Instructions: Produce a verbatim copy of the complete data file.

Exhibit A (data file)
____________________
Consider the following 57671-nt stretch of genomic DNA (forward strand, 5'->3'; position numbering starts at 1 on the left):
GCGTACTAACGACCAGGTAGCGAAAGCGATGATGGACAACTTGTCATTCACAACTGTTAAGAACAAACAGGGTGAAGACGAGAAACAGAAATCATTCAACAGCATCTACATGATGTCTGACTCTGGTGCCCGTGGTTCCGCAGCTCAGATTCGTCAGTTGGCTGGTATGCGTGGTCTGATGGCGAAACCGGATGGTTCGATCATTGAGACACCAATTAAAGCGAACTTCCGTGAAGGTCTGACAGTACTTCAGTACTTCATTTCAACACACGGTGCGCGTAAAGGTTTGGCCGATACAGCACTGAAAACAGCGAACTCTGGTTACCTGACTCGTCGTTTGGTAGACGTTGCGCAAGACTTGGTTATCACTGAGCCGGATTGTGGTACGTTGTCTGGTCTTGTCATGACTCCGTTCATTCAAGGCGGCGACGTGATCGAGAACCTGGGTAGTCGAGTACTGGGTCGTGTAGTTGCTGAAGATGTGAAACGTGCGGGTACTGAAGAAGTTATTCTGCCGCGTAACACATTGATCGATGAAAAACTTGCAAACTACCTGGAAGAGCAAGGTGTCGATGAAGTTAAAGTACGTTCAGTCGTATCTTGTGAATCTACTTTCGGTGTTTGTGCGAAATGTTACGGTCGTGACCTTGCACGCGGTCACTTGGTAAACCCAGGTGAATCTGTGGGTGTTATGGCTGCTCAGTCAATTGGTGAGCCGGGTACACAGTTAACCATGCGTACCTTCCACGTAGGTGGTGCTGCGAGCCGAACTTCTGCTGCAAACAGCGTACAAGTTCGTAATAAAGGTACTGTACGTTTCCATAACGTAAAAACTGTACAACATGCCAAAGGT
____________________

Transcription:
Consider the following 57671-nt stretch of genomic DNA (forward strand, 5'->3'; position numbering starts at 1 on the left):
GCGTACTAACGACCAGGTAGCGAAAGCGATGATGGACAACTTGTCATTCACAACTGTTAAGAACAAACAGGGTGAAGACGAGAAACAGAAATCATTCAACAGCATCTACATGATGTCTGACTCTGGTGCCCGTGGTTCCGCAGCTCAGATTCGTCAGTTGGCTGGTATGCGTGGTCTGATGGCGAAACCGGATGGTTCGATCATTGAGACACCAATTAAAGCGAACTTCCGTGAAGGTCTGACAGTACTTCAGTACTTCATTTCAACACACGGTGCGCGTAAAGGTTTGGCCGATACAGCACTGAAAACAGCGAACTCTGGTTACCTGACTCGTCGTTTGGTAGACGTTGCGCAAGACTTGGTTATCACTGAGCCGGATTGTGGTACGTTGTCTGGTCTTGTCATGACTCCGTTCATTCAAGGCGGCGACGTGATCGAGAACCTGGGTAGTCGAGTACTGGGTCGTGTAGTTGCTGAAGATGTGAAACGTGCGGGTACTGAAGAAGTTATTCTGCCGCGTAACACATTGATCGATGAAAAACTTGCAAACTACCTGGAAGAGCAAGGTGTCGATGAAGTTAAAGTACGTTCAGTCGTATCTTGTGAATCTACTTTCGGTGTTTGTGCGAAATGTTACGGTCGTGACCTTGCACGCGGTCACTTGGTAAACCCAGGTGAATCTGTGGGTGTTATGGCTGCTCAGTCAATTGGTGAGCCGGGTACACAGTTAACCATGCGTACCTTCCACGTAGGTGGTGCTGCGAGCCGAACTTCTGCTGCAAACAGCGTACAAGTTCGTAATAAAGGTACTGTACGTTTCCATAACGTAAAAACTGTACAACATGCCAAAGGT